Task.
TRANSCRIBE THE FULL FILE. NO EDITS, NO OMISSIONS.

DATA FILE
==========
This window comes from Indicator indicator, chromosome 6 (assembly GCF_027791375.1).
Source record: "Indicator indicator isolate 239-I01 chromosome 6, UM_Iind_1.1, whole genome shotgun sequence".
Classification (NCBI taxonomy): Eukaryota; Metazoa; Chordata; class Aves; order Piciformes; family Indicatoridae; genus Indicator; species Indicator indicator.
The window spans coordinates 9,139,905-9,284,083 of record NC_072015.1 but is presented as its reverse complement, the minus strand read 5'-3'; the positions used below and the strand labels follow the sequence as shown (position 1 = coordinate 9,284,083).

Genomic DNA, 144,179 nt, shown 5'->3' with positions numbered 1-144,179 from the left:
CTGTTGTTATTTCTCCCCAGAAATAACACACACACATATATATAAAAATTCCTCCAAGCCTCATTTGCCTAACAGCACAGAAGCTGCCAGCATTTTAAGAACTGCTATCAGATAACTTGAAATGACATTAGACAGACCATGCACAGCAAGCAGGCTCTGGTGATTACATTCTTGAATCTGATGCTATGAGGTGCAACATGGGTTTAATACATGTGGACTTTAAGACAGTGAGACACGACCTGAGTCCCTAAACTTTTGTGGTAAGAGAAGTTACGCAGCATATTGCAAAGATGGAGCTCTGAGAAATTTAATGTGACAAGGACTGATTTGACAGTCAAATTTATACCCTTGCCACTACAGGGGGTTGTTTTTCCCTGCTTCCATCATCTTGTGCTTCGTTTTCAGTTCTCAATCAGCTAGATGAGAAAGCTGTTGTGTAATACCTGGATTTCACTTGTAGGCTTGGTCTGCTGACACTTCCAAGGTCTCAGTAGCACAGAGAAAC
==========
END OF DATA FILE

This window comes from Indicator indicator, chromosome 6 (assembly GCF_027791375.1).
Source record: "Indicator indicator isolate 239-I01 chromosome 6, UM_Iind_1.1, whole genome shotgun sequence".
Classification (NCBI taxonomy): Eukaryota; Metazoa; Chordata; class Aves; order Piciformes; family Indicatoridae; genus Indicator; species Indicator indicator.
The window spans coordinates 9,139,905-9,284,083 of record NC_072015.1 but is presented as its reverse complement, the minus strand read 5'-3'; the positions used below and the strand labels follow the sequence as shown (position 1 = coordinate 9,284,083).

Genomic DNA, 144,179 nt, shown 5'->3' with positions numbered 1-144,179 from the left:
CTGTTGTTATTTCTCCCCAGAAATAACACACACACATATATATAAAAATTCCTCCAAGCCTCATTTGCCTAACAGCACAGAAGCTGCCAGCATTTTAAGAACTGCTATCAGATAACTTGAAATGACATTAGACAGACCATGCACAGCAAGCAGGCTCTGGTGATTACATTCTTGAATCTGATGCTATGAGGTGCAACATGGGTTTAATACATGTGGACTTTAAGACAGTGAGACACGACCTGAGTCCCTAAACTTTTGTGGTAAGAGAAGTTACGCAGCATATTGCAAAGATGGAGCTCTGAGAAATTTAATGTGACAAGGACTGATTTGACAGTCAAATTTATACCCTTGCCACTACAGGGGGTTGTTTTTCCCTGCTTCCATCATCTTGTGCTTCGTTTTCAGTTCTCAATCAGCTAGATGAGAAAGCTGTTGTGTAATACCTGGATTTCACTTGTAGGCTTGGTCTGCTGACACTTCCAAGGTCTCAGTAGCACAGAGAAAC